5 Years Ago: David Bowie Begins a Final Career Resurgence on ‘The Next Day’
David Bowie's great contribution to rock wasn't his voice, which could be as thin as his own translucent visage. It was his ability to remove one mask only to reveal another — his ability to surprise.
The Next Day, released on March 8, 2013, was a triumph of revision; the album managed to aggrandize his past even as Bowie dissembled it. (Not for nothing was the cover of this studio album simply an obliterated version of an older one.) Arriving just when everyone was sure he had left the game for good, The Next Day was initially hailed as a return to the dark portent of his Berlin years, when Bowie issued a trio of disconnected, odd and dangerous projects. In truth, he was trying to to contextualize that period, more than to recall it.
The results felt like a valedictory, but also like cutting social commentary, like a series of autobiographical sketches, and at least occasionally like complete nonsense. In other words, it was David Bowie at his absolute best.
Producer Tony Visconti – a collaborator on 11 previous Bowie albums between 1969-2003, including the Berlin triptych – kept busy morphing the music bed with a sorcerer's glee, conjuring every phase of a career that would stun a chameleon into reverent silence. Visconti gave The Next Day an even broader, more episodic feel, with only Bowie's reliably inventive word play – he retained his otherworldly, hypnotic approach with a lyric – left to keep things from flying apart.
Together, they produced Bowie's most consistent (and consistently surprising) album since their 1980 collaboration Scary Monsters, kicking off a period of stirring late-career resurgence that continued until Bowie's sudden death in January 2016.
Watch David Bowie Perform 'Where Are We Now?'
The title track hurtled out like a hand across the face: It was Bowie reasserting his Station to Station persona with a snarling force. But then "Dirty Boys" followed, stuttering and stumbling along while Bowie sang as if submerged in a tide of Brian Eno-era nihilism.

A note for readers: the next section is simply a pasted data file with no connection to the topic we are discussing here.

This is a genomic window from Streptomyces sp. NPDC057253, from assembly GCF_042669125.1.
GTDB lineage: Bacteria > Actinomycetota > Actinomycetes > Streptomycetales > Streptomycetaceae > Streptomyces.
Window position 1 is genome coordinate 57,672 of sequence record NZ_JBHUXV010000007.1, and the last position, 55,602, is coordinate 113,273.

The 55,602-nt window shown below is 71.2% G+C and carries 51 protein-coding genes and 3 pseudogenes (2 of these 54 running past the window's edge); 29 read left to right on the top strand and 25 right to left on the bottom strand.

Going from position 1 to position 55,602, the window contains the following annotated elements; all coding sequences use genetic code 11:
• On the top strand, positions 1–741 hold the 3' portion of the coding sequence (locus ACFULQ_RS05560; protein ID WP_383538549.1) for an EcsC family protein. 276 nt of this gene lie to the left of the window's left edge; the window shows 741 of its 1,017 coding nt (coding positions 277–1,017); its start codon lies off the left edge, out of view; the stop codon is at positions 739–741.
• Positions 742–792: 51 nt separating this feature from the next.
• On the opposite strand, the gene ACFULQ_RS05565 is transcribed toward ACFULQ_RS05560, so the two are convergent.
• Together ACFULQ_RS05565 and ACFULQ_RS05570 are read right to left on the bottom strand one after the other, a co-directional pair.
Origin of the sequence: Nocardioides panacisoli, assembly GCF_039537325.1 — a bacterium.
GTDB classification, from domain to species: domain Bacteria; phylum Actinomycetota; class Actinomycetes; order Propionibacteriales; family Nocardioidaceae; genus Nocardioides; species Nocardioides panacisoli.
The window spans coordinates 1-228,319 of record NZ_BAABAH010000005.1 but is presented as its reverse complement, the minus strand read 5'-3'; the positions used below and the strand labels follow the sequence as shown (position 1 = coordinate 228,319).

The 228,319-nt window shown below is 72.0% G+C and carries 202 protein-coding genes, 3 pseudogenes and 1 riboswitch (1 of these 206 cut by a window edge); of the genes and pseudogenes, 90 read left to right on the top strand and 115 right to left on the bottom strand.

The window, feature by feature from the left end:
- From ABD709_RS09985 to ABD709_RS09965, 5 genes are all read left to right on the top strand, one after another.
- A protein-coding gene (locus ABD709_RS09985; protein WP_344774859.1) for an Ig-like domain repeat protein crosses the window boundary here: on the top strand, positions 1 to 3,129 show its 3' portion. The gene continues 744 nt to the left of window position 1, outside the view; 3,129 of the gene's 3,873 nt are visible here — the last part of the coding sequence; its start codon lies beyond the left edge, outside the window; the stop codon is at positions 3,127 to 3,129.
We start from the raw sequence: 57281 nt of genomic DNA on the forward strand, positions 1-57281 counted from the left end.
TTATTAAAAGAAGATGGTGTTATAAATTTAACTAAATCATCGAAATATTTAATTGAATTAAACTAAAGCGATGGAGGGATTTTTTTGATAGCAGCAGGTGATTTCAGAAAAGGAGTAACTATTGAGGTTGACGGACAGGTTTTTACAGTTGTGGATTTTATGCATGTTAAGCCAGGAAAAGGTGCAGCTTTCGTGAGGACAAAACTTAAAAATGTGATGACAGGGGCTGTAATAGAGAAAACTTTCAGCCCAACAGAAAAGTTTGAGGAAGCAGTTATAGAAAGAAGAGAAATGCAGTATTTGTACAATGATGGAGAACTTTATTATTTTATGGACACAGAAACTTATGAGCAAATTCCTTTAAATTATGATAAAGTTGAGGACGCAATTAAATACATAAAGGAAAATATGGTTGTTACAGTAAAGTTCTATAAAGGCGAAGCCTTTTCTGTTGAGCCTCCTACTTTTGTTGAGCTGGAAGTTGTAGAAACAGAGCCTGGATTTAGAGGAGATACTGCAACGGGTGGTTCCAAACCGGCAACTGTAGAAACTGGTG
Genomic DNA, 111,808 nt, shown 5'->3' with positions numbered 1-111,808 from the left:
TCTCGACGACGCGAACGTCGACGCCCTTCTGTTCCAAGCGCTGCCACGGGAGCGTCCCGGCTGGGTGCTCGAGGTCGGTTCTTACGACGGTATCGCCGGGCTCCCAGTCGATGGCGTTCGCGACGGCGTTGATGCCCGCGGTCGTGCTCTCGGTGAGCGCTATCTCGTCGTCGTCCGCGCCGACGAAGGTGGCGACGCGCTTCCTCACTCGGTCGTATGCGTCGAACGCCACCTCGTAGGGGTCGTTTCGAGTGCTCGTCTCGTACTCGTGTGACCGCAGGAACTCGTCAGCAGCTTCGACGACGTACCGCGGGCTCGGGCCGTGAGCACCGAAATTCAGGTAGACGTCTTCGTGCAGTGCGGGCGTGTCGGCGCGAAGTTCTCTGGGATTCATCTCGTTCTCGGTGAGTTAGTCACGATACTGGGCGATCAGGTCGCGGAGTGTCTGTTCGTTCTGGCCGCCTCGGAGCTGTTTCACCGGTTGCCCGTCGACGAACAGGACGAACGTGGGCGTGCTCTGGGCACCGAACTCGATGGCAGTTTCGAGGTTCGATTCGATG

"I'd Rather Be High" and "Heat" mimicked the wow-man folk of "Space Oddity," while "Valentine's Day" and "(You Will) Set the World on Fire" glam-rocked as hard as anything in Bowie's post-Ziggy catalog. "Boss of Me" worked as a kind of Aladdin Sane for a new generation, while "Love Is Lost," "Where Are We Now?" and "You Feel So Lonely You Could Die" reanimate the brilliantly doomy fin de siecle feel of Lodger.
"The Stars (Are Out Tonight)" and "Dancing Out in Space" perhaps got the closest to the plasticine R&B of his Let's Dance period — though Bowie's vocal (still a touch too dry, as always) feels much more present, more involved. "If You Can See Me" then swerved boldly into the passing lane again, returning Bowie to the noisy '90s-era experiments of Outside.
His sweeping legend now reset, Bowie subsequently moved on to another round of bold new experiments. But only after releasing an album that was, quite simply, all over the place. Really, it was a prototypical David Bowie move. After all, he utterly abhorred organization, much less categorization. The outcome, then, was just what any true fan would have hoped for, after 10 long years away: With The Next Day, Bowie never sounded more like himself — whatever that was.
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